Extracting terpene drugs from plants is difficult and wasteful, so pharma companies are looking to biosynthesis, as Emiliano Feresin discovers
In August 2014, the pharmaceutical company Sanofi delivered to Africa the first stock of artemisinin-based malaria treatments produced in fermentation tanks by genetically engineered yeast. It was the result of 14 years of research led by Jay Keasling, a synthetic biologist at the University of California, Berkeley in the US. He pursued the idea of finding an alternative to plant extraction for the production of the potent terpene artemisinin. ‘It was an incredible learning experience that will help producing new drugs from terpenes,’ says Keasling.
With more than 75,000 molecules identified to date, terpenes are the largest and most diverse class of natural compounds. Multiple isoprene units are linked together to form their cyclic or acyclic carbon skeletons, and chemists use the number of carbon atoms to classify them. Terpenes are all around us: plants, insects and fungi generate small amounts of these secondary metabolites to attract or repel insects, or as signal molecules. Limonene, a monoterpene with a 10-carbon skeleton, and nootkatone, a 15C sesquiterpene, are found in lemon and grapefruit peel respectively and are responsible for their distinctive smell; menthol and camphor are other everyday monoterpenes. Simple monoterpenes and sesquiterpenes are volatile and smell good, and have been attracting the flavour and fragrance industry for a long time.
Complex terpenes with cyclic structures are not volatile and often have interesting medical properties. ‘Natural products and terpenes in particular show a very good record in providing leads to pharmaceutical products, hence there is a high probability to find bioactive molecules in this class,’ says Gregory Stephanopoulos, chemical engineer at the Massachusetts Institute of Technology in the US. Popular examples of terpene drugs are artemisinin (a tetracyclic sesquiterpene), paclitaxel (a potent 20C diterpene anticancer drug marketed as Taxol), and vinblastine (a monoterpene-derived anticancer drug, approved as Velban).
Stairways to terpenes
Historically, plant extraction has been the preferred approach for terpenes production. ‘Extraction can be extremely cost inefficient and unsustainable, while the supply is affected by plant disease, weather conditions and international trade-related factors,’ says Meraldo Antonio, an analyst at Lux Research, a consulting company in Boston, US. Synthesis comes into play only for some monoterpenes (such as limonene) and linear terpenes like beta-carotene (40C).
‘Stereoselective synthesis of terpene macrocylces is a major hurdle in the chemical synthesis of terpenes,’ says Thomas Brück, an expert in industrial biocatalysis at the Technical University of Munich, Germany. ‘A chemist would require 15–30 steps to obtain the stereochemical complexity of a diterpene macrocyclic core,’ he adds. Paclitaxel, for example, has 11 stereocenters.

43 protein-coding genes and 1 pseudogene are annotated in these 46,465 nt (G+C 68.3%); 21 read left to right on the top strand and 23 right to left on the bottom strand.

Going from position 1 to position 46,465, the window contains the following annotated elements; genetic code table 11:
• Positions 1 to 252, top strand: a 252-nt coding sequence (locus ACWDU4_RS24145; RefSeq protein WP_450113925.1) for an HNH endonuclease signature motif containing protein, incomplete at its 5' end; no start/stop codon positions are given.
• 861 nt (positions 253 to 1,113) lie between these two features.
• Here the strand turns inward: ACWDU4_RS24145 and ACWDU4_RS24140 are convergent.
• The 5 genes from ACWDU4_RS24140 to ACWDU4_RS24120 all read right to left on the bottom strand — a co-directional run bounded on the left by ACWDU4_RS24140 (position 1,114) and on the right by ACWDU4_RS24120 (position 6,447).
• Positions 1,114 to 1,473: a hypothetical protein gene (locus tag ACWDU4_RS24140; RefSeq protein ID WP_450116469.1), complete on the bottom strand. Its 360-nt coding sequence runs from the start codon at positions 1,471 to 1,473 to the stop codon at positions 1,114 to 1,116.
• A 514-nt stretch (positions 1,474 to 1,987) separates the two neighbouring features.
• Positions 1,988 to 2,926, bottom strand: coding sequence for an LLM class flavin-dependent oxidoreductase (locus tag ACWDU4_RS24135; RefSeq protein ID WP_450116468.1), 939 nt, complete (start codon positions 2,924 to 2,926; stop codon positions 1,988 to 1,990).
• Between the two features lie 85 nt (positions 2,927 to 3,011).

The discovery and characterisation of numerous enzymes involved in terpene pathways and the recent advent of metabolic engineering have paved the way to the biosynthetic production of some terpenes using microbial cell hosts in fermentation tanks. The new technology is becoming a competitor to extraction. A handful of new companies, including Isobionics, Evolva and Oxford Biotrans, has recently entered the market offering the industrial biosynthesis of terpene-based flavours and fragrances. They all produce the sesquiterpenes nootkatone and valencene – a citrus-like aroma compound found in the peel of Valencia oranges, but have other terpenes in the pipeline. Evolva also plans to sell the popular diterpene sweetener stevia by 2016. Larger chemical companies such as DSM, DuPont and BASF have R&D units dedicated to the biosynthesis of new natural molecules.
A chemist would require 15–30 steps to obtain the stereocentres in a diterpene macrocycle
The pharmaceutical industry, on the other hand, lags behind in the biosynthetic production of terpene-based drugs. So far, artemisinin is the only terpene being produced biosynthetically. Sanofi launched large-scale production in 2013, after Amyris, the spin-off company started by Keasling, optimised the pathway and the development of the production process.
One of the reasons for pharma’s slow reaction towards the biosynthesis of bioactive terpenes is technical. ‘An efficient biosynthetic production of complex terpenes is challenging to establish as it often involves numerous steps, all which need to be fully optimised before a full-fledged industrial synthesis can commence,’ says Antonio. ‘As the knowledge on synthetic biology continues to develop, the synthetic version of complex terpenes will eventually catch up.’ Some of the more advanced labs in the world are currently trying to solve the most intriguing pathways that lead to bioactive terpenes.